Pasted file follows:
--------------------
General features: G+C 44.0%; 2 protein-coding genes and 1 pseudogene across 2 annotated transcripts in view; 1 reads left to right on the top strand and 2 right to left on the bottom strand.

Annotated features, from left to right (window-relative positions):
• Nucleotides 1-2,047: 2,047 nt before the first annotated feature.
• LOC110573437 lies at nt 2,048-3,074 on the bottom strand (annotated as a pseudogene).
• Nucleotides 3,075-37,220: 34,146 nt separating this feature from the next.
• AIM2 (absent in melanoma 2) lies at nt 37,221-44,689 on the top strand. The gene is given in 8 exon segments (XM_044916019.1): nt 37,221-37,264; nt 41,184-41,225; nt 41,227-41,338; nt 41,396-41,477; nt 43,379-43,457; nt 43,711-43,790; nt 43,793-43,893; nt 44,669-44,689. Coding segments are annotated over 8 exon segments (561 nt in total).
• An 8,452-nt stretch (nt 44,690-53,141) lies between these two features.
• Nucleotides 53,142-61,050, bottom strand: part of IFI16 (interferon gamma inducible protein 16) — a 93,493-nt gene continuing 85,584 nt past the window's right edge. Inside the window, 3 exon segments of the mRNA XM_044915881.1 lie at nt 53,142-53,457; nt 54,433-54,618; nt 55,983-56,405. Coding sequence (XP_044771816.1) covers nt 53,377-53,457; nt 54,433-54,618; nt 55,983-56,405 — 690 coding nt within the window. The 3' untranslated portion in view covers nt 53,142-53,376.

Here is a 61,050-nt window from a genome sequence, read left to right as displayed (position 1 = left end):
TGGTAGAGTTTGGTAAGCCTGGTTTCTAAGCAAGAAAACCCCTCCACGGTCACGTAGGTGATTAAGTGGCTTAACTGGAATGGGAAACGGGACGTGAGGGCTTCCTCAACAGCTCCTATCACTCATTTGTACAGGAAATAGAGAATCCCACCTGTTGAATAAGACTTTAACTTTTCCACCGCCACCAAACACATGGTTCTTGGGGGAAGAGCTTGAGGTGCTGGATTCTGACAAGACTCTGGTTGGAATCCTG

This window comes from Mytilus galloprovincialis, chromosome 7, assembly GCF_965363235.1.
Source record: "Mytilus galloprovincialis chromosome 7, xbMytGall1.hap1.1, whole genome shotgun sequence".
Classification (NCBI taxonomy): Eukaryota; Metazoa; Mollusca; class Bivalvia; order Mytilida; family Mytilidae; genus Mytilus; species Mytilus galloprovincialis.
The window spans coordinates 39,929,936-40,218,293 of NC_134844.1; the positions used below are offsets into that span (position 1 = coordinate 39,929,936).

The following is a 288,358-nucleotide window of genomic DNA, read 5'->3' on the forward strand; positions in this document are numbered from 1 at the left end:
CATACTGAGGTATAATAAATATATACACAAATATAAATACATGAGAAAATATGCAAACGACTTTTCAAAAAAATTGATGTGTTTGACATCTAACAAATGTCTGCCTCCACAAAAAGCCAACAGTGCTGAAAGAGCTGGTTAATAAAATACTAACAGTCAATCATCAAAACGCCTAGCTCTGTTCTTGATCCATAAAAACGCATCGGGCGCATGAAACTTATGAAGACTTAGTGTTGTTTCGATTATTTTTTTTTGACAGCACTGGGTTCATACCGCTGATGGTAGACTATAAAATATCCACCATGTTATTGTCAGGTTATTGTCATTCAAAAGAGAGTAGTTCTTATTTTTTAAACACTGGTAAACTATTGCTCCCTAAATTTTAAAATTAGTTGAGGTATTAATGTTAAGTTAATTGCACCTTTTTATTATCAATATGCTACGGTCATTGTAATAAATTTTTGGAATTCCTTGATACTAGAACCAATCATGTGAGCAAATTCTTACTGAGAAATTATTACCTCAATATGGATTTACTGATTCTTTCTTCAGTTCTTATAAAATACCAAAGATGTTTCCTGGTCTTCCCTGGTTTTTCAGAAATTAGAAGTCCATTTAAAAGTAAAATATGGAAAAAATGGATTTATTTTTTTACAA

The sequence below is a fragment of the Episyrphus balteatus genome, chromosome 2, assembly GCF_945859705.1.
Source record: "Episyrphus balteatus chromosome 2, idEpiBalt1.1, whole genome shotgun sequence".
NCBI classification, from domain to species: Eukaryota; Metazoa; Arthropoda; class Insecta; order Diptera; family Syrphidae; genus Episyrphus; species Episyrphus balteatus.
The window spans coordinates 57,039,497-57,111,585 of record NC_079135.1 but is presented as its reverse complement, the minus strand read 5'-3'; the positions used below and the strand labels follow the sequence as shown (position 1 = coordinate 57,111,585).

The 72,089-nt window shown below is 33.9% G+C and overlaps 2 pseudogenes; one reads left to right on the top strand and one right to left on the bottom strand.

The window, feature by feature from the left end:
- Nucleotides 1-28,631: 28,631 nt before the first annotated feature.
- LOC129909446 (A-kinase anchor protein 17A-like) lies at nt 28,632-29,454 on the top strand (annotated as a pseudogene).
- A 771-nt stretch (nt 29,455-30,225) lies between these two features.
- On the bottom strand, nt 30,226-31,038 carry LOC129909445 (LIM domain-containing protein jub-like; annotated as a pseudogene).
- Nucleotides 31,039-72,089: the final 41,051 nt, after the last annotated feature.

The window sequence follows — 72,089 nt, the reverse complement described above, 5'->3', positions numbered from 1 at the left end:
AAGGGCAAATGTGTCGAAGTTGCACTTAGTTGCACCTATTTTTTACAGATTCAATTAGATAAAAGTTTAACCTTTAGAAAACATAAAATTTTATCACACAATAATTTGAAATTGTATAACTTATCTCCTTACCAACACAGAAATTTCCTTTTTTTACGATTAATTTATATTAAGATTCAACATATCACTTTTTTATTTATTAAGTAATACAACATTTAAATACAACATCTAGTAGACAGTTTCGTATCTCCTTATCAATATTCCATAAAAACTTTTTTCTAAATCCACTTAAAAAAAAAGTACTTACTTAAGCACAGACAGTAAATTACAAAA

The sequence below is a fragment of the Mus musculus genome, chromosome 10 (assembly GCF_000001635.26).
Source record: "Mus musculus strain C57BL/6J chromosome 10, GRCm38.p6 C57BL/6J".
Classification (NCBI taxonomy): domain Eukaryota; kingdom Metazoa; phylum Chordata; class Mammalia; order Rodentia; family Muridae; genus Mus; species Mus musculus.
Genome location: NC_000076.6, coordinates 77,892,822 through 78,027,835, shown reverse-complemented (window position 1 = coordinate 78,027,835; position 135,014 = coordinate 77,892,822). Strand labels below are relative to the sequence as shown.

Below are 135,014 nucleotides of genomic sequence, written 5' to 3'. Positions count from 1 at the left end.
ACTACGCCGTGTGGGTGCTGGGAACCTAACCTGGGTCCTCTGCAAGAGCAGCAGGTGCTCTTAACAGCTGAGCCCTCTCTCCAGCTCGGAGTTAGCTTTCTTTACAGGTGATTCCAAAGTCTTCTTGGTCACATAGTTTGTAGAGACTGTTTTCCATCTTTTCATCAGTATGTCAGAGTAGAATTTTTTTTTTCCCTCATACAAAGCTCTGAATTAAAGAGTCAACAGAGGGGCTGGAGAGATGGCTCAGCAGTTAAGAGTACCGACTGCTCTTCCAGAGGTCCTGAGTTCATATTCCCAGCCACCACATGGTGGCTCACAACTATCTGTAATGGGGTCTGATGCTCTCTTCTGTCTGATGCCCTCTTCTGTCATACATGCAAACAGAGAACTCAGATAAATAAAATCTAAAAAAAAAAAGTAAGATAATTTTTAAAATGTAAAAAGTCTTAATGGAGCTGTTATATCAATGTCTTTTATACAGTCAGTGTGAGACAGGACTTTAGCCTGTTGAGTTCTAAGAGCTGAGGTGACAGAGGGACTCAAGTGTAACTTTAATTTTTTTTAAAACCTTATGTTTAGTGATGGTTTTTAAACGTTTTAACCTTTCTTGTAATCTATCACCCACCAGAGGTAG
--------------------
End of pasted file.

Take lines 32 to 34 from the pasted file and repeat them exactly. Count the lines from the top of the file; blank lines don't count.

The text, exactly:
Classification (NCBI taxonomy): domain Eukaryota; kingdom Metazoa; phylum Chordata; class Mammalia; order Rodentia; family Muridae; genus Mus; species Mus musculus.
Genome location: NC_000076.6, coordinates 77,892,822 through 78,027,835, shown reverse-complemented (window position 1 = coordinate 78,027,835; position 135,014 = coordinate 77,892,822). Strand labels below are relative to the sequence as shown.

Below are 135,014 nucleotides of genomic sequence, written 5' to 3'. Positions count from 1 at the left end.